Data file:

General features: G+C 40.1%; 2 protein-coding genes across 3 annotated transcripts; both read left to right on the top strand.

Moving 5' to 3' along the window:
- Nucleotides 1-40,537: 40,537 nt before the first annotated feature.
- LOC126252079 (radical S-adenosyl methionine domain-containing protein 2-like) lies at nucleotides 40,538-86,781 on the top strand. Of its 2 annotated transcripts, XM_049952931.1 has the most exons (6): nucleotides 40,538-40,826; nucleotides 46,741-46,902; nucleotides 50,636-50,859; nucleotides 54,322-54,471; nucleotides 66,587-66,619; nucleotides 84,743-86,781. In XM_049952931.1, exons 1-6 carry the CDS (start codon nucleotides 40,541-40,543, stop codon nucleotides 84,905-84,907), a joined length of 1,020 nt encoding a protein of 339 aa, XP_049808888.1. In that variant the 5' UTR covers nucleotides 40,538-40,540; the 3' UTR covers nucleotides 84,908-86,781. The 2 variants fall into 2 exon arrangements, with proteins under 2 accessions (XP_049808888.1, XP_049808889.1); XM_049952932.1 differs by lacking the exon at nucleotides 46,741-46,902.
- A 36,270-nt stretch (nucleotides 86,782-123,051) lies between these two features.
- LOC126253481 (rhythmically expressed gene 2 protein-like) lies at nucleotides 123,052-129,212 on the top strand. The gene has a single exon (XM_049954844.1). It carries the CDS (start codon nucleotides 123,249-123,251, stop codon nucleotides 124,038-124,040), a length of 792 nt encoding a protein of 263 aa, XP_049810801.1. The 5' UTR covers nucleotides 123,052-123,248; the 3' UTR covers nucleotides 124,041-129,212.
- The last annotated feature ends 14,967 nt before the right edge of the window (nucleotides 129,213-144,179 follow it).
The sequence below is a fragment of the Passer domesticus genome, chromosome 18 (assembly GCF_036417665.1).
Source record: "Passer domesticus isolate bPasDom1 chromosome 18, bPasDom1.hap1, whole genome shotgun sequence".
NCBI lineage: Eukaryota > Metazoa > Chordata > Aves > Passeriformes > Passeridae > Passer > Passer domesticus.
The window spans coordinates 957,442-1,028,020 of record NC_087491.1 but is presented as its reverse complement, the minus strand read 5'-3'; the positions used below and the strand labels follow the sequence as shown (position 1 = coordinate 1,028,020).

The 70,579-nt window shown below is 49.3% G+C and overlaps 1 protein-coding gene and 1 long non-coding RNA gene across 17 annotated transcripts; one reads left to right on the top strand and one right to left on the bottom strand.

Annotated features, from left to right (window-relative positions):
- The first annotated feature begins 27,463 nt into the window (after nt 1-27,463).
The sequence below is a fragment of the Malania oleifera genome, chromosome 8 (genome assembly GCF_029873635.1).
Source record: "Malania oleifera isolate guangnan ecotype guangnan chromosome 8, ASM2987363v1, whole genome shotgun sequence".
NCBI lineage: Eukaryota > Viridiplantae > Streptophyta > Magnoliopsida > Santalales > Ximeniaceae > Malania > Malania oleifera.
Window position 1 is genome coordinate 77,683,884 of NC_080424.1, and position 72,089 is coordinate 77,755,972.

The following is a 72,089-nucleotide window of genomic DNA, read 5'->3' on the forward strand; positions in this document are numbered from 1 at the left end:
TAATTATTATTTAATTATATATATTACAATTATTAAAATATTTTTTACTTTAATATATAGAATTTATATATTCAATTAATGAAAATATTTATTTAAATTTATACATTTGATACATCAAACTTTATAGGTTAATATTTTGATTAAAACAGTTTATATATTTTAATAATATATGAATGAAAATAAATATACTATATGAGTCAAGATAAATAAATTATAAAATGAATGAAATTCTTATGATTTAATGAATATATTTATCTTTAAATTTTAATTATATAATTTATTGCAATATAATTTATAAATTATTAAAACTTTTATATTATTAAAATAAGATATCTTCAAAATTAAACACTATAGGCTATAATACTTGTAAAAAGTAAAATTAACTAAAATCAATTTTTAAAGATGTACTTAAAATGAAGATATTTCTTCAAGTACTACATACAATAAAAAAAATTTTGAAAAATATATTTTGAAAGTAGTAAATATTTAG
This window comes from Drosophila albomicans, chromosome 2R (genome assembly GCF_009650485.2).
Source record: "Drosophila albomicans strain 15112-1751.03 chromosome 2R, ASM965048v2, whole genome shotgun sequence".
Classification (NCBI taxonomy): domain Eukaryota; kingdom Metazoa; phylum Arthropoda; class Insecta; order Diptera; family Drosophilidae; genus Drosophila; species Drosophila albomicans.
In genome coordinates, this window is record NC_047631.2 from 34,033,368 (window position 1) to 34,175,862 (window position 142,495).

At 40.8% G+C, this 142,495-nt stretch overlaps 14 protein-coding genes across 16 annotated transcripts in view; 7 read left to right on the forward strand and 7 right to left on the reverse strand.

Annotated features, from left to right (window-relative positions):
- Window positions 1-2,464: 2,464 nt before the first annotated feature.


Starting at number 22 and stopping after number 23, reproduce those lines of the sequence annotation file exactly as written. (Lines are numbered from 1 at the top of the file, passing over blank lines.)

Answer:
Source record: "Drosophila albomicans strain 15112-1751.03 chromosome 2R, ASM965048v2, whole genome shotgun sequence".
Classification (NCBI taxonomy): domain Eukaryota; kingdom Metazoa; phylum Arthropoda; class Insecta; order Diptera; family Drosophilidae; genus Drosophila; species Drosophila albomicans.